- Furs and leather – Natural furs and leather clothing can suffer damage in humid basement environments.
- Clothing prone to mildew – Silk, wool, and other fabrics that easily absorb moisture are at high risk of mildew.
Maintaining Proper Storage Conditions
The key to safely using a basement for storing clothing is maintaining proper storage conditions:
Basements tend to stay cool, with temperatures between 50-70°F being ideal for clothing storage. Make sure your basement doesn’t get overly hot in summer or cold in winter by using fans, space heaters, or basement cooling systems if needed.
Excess humidity is the enemy of clothing stored in basements. Use a dehumidifier to keep relative humidity between 45-55%. Run it continuously during wet months when humidity is highest.
Preventing Moisture Damage
Take precautions to protect clothing from moisture. Use plastic bins on elevated shelves. Place moisture absorbing silica gel packs in bins. Fix any leaks or water intrusion issues.
Use tightly sealed plastic bins to prevent pests from getting to stored clothes. Place sticky traps around basement to control silverfish and spiders. Address any larger pest issues professionally.
Routine Monitoring & Maintenance
Check your stored clothing a few times per year. Look for any signs of water damage, mold, mildew, or pests. Deal with any issues promptly to prevent permanent damage.
Best Practices for Storing Specific Fabrics & Garments
Certain types of clothing may require more care when storing long-term in a basement environment:
Cotton, Linen & Denim
- – Fold neatly and keep dry to prevent mildew
- – Store in breathable boxes to allow airflow and reduce humidity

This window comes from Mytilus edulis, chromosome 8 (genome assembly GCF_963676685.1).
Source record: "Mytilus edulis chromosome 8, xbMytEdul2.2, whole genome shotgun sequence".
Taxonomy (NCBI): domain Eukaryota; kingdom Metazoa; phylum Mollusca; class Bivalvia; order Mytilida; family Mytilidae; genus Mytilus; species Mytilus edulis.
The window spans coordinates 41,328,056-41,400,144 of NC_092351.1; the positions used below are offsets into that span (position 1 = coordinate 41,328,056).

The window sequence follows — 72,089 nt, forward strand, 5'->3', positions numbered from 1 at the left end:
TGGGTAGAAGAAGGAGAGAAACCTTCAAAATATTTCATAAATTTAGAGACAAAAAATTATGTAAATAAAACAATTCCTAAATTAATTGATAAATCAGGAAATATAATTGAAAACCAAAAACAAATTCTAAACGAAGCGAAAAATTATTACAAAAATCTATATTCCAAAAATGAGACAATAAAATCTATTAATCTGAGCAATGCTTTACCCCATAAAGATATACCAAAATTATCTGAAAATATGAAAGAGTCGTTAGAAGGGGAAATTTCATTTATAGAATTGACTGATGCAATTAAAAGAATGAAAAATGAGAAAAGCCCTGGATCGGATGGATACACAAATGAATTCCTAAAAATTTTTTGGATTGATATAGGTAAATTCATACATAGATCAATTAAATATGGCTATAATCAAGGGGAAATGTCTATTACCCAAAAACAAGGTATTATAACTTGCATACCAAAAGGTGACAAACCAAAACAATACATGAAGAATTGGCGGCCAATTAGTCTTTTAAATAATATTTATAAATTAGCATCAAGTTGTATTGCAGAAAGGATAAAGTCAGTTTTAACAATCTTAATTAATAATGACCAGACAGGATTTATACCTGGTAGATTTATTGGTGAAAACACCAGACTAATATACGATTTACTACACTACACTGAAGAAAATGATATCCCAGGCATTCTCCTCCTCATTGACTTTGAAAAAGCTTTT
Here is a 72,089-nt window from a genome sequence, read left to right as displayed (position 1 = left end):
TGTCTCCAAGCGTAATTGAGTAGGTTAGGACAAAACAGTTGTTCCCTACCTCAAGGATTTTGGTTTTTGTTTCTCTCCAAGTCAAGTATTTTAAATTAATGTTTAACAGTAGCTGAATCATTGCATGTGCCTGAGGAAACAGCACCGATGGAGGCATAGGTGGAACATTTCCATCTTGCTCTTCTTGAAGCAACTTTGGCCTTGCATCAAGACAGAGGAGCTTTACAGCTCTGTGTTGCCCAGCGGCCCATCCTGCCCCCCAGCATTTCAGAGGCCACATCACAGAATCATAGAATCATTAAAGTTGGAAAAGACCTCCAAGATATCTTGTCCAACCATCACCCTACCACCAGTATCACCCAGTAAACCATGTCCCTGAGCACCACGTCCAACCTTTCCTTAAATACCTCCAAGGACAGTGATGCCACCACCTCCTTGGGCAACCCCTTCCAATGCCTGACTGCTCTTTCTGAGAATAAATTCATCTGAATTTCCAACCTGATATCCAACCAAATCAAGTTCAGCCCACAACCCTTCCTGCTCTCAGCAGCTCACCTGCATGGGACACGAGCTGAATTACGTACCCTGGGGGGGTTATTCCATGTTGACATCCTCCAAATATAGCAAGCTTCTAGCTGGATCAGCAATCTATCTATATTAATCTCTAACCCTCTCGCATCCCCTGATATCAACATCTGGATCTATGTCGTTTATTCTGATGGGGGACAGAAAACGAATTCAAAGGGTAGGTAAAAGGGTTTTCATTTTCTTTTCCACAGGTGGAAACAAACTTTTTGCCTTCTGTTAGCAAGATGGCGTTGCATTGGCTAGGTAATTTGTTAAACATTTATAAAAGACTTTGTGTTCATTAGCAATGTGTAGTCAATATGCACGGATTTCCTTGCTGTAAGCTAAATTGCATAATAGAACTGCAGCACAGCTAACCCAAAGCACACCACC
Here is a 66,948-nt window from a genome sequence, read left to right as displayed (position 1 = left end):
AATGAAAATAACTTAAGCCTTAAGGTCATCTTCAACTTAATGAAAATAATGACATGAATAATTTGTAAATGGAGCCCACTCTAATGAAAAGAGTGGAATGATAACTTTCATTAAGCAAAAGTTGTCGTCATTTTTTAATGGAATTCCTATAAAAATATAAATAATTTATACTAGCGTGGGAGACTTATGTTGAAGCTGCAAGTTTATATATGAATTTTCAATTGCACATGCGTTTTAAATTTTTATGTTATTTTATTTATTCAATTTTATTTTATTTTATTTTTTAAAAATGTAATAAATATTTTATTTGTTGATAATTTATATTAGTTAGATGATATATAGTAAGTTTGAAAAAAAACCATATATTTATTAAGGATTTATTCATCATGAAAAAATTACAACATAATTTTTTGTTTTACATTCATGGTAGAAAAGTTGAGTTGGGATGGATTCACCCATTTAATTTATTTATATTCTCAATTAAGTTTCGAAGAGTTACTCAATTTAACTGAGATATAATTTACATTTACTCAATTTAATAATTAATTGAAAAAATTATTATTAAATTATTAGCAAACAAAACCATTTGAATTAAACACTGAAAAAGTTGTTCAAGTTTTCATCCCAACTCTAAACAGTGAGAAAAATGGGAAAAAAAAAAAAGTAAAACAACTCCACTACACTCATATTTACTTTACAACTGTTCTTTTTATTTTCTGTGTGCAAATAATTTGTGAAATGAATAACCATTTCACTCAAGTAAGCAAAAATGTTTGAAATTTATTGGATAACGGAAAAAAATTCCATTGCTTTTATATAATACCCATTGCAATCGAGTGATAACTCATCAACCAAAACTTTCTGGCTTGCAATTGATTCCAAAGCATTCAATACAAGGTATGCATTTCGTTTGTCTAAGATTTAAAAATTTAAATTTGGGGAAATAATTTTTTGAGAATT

- – Periodically remove and air out clothing to prevent odor and stiffness
Wool & Cashmere
- – Use cedar boxes or natural fiber storage to repel moths
- – Place fabric-safe moth balls or repellant sachets in bins for added protection
- – Maintain cool, dry conditions to prevent insects and yellowing
Silk & Satin
- – Fold loosely instead of hanging to prevent creasing
- – Keep away from extremes of temperature and humidity
- – Store in acid-free, archival tissue paper if possible
- – Store fur clothing in a cool basement area if possible
- – Use cedar-lined boxes or breathable cloth bags
- – Add cedar blocks, shavings or sachets to repel moths and absorb moisture
- – Periodically air out and brush fur to prevent matting
Leather & Suede
- – Keep leather clothing conditioned with treatments before storing
- – Use breathable garment bags or archival boxes
- – Store suede with a suede brush to revive nap when removed from storage
- – Maintain moderate humidity between 45-55%
When to Consider Professional Storage
For expensive, delicate, or heirloom clothing a professional storage facility may be a better option than your basement. Reasons to consider professional storage include:
- – State-of-the-art climate control and humidity regulation
- – Advanced security and pest control measures
- – Fire and flood prevention systems
- – Museum-quality storage materials and rooms
- – Specialized lighting controls to prevent light damage
- – Experienced staff to properly handle and store fragile items
- – Insurance policies to cover loss or damage
Professional storage provides ideal conditions tailored specifically for clothing preservation. The cost is justified for truly valuable clothing items.
While a basement can provide useful space to store extra clothing, care must be taken to protect garments from humidity, pests, and other environmental threats. For the most part, a basement works best for off-season, infrequently worn, or formal clothing items. More delicate and valuable clothing is likely better off being stored professionally or on upper levels of the home where climate can be more closely controlled.
With some vigilance and preventative measures, however, clothing can successfully be stored short or long-term in a basement environment. Just be sure to take steps to regulate temperature and humidity, control pests, prevent moisture issues, and regularly inspect your stored clothing.